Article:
Scientists from Washington University in St. Louis, Missouri, are turning the American grasshopper into a bomb-detecting cyborg.

To develop the cyborg grasshopper, the scientists reconfigured the insect’s olfactory system. Olfactory receptor neurons on the grasshoppers’ antennae already detect the presence of airborne chemical odors. During this process, the neurons send electrical signals to the grasshopper’s antennal lobe, a region of the grasshopper’s brain. In these antennal lobes, the team of scientists implanted electrodes. When introduced to vapors of assorted explosive materials, including trinitrotoluene (TNT), and 2,4-dinitrotoluene (DNT), different groups of the estimated 50,000 neurons located on each antenna reacted.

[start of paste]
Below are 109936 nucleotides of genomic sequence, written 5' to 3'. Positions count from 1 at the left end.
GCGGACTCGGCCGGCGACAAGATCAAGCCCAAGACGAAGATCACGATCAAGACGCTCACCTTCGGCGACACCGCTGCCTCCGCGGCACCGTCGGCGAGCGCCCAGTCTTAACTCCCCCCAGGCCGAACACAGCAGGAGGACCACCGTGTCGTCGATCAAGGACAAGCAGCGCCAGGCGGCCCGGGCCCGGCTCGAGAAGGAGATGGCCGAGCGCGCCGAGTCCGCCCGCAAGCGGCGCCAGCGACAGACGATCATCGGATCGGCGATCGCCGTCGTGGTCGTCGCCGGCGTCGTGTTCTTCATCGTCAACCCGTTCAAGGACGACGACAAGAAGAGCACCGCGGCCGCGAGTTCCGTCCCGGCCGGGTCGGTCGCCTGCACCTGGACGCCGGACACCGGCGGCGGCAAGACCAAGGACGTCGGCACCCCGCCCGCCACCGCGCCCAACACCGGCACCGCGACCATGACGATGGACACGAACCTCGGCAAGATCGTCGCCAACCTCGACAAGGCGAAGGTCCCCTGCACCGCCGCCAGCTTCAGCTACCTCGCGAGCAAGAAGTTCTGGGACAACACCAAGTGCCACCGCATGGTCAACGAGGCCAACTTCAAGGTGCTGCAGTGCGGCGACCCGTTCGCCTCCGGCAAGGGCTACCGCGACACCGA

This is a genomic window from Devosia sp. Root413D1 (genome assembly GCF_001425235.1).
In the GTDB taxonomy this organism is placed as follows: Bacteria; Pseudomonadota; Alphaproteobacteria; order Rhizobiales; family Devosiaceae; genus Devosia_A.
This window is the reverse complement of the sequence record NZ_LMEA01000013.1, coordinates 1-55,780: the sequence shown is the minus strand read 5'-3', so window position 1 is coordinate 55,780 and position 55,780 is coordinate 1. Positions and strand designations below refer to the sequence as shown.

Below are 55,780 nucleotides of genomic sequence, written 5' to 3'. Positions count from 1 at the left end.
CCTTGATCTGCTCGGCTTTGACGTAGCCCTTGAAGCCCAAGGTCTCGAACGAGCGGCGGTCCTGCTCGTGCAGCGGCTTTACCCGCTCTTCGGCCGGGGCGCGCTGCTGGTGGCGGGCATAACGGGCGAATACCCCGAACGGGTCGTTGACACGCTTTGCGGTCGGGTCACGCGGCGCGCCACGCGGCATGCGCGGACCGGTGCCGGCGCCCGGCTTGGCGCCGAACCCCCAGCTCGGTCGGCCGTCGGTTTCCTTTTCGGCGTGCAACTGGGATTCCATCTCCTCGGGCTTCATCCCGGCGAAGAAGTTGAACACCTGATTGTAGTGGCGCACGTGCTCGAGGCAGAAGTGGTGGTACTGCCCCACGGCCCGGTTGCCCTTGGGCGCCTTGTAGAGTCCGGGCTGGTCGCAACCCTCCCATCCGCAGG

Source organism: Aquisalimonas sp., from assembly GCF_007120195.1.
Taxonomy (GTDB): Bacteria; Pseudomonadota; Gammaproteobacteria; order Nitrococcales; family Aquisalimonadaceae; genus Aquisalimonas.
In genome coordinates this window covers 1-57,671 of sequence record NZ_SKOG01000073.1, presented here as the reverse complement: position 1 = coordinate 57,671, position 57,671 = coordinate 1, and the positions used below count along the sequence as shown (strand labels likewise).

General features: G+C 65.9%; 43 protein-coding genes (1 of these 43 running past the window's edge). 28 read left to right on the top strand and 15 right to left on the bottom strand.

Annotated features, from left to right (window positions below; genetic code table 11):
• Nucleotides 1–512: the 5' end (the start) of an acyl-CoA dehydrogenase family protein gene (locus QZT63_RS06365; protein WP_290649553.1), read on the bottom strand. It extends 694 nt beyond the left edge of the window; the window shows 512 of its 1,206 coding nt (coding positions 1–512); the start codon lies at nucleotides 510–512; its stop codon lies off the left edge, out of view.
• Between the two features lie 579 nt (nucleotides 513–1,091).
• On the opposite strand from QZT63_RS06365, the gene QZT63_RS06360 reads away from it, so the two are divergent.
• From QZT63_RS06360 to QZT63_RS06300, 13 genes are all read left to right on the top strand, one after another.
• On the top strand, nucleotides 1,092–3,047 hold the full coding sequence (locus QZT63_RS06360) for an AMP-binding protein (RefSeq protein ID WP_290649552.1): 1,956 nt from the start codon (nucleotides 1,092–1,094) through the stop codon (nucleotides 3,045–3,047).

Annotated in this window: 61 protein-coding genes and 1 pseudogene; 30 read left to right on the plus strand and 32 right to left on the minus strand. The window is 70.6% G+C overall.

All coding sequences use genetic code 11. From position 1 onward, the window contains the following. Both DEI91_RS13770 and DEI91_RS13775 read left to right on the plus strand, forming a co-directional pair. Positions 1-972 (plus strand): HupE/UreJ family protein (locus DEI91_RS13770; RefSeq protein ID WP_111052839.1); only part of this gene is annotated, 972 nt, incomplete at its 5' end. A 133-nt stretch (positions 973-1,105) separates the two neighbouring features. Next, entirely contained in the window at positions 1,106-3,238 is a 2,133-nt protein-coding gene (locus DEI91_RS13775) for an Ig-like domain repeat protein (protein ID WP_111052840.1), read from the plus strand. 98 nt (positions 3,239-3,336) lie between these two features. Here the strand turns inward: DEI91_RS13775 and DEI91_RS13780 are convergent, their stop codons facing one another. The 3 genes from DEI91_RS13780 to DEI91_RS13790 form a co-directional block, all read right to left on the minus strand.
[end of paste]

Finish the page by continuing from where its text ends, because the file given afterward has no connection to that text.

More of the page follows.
To further develop the cyborg grasshoppers, the team outfitted the grasshoppers with so-called sensor backpacks that recorded and wirelessly transmitted the electrical signal data to a computer immediately.

According to the data, the grasshoppers managed to detect explosives for roughly seven hours following the injection of the electrodes. At the conclusion of seven hours, however, the grasshoppers were depleted of energy and subsequently died.

While the grasshoppers collectively achieved an 80% rate of accuracy in detecting the presence of explosives, individually, the grasshopper’s rate of accuracy was just 60%. As such, the team will continue to work with the insects. Likewise, they will attempt to determine if the grasshoppers can detect explosives when several odors occur at once. The developers intend for the grasshoppers to eventually be a tool used by Homeland Security.

The study titled "Explosive sensing with insect-based biorobots" appears in bioRxiv.

To see an earlier demonstration from the Washington University team of how the technology works when applied to locusts, watch the accompanying video.

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